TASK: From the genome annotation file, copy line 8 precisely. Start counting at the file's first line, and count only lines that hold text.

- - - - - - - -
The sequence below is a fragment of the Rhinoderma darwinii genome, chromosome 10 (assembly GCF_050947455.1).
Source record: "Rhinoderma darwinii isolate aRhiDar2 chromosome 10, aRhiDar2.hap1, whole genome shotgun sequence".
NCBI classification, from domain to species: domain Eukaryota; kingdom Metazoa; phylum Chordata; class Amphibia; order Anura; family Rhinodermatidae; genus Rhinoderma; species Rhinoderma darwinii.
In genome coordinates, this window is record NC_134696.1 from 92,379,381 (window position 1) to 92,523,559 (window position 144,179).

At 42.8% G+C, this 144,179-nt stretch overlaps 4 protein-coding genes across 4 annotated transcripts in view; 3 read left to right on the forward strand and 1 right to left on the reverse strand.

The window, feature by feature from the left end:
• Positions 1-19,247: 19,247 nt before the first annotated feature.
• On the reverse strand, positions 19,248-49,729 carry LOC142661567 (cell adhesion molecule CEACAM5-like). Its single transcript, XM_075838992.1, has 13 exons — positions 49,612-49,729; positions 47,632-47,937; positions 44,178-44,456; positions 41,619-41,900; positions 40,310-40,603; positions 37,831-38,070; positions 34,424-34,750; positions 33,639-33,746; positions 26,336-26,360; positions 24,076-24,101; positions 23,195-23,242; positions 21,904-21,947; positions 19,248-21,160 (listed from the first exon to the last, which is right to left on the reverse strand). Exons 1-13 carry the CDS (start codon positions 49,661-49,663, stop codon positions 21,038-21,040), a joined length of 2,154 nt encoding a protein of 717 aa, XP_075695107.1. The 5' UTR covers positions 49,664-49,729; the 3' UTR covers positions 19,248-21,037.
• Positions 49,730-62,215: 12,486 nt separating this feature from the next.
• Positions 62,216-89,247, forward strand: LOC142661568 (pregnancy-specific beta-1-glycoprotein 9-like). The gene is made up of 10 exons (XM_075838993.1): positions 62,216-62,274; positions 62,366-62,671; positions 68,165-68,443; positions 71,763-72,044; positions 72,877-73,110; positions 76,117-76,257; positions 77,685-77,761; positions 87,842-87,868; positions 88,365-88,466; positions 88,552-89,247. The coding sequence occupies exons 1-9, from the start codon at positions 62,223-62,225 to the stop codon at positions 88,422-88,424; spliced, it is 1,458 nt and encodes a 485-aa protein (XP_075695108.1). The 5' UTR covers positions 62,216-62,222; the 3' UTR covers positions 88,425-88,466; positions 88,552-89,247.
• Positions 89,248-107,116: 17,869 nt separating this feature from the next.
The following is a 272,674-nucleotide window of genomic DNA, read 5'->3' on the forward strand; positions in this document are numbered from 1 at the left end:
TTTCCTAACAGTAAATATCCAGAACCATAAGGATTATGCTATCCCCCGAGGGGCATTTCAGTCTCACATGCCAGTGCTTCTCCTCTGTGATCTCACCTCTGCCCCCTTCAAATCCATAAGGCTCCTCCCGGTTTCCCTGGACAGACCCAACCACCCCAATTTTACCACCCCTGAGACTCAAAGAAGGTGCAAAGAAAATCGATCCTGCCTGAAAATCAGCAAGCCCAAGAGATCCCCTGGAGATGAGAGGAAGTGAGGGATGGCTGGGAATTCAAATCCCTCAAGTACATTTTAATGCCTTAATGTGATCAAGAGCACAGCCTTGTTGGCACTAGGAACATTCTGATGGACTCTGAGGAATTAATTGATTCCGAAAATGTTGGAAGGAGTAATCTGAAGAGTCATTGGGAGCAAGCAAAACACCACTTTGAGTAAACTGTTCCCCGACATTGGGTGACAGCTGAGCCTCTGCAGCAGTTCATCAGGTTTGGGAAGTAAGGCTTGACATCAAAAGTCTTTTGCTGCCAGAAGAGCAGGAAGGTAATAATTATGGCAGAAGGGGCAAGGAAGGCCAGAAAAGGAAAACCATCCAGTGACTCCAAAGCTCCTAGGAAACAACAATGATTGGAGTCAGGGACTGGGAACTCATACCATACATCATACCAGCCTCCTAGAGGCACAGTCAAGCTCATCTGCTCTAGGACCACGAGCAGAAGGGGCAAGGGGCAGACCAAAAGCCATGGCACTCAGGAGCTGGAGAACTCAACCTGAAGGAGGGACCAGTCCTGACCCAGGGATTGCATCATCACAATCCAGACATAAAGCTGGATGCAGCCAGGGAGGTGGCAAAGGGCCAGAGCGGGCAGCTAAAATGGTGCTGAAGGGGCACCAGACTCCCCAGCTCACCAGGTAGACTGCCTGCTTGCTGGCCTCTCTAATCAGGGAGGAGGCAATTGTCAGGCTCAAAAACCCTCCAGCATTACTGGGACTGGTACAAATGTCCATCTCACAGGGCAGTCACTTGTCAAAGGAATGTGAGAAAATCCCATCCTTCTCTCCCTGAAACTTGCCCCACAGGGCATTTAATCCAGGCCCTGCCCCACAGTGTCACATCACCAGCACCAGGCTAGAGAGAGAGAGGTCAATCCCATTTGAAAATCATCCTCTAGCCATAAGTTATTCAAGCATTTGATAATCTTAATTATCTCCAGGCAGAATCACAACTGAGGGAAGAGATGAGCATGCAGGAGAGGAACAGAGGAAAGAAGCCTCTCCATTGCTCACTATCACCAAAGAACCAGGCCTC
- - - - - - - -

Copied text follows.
• On the reverse strand, positions 19,248-49,729 carry LOC142661567 (cell adhesion molecule CEACAM5-like). Its single transcript, XM_075838992.1, has 13 exons — positions 49,612-49,729; positions 47,632-47,937; positions 44,178-44,456; positions 41,619-41,900; positions 40,310-40,603; positions 37,831-38,070; positions 34,424-34,750; positions 33,639-33,746; positions 26,336-26,360; positions 24,076-24,101; positions 23,195-23,242; positions 21,904-21,947; positions 19,248-21,160 (listed from the first exon to the last, which is right to left on the reverse strand). Exons 1-13 carry the CDS (start codon positions 49,661-49,663, stop codon positions 21,038-21,040), a joined length of 2,154 nt encoding a protein of 717 aa, XP_075695107.1. The 5' UTR covers positions 49,664-49,729; the 3' UTR covers positions 19,248-21,037.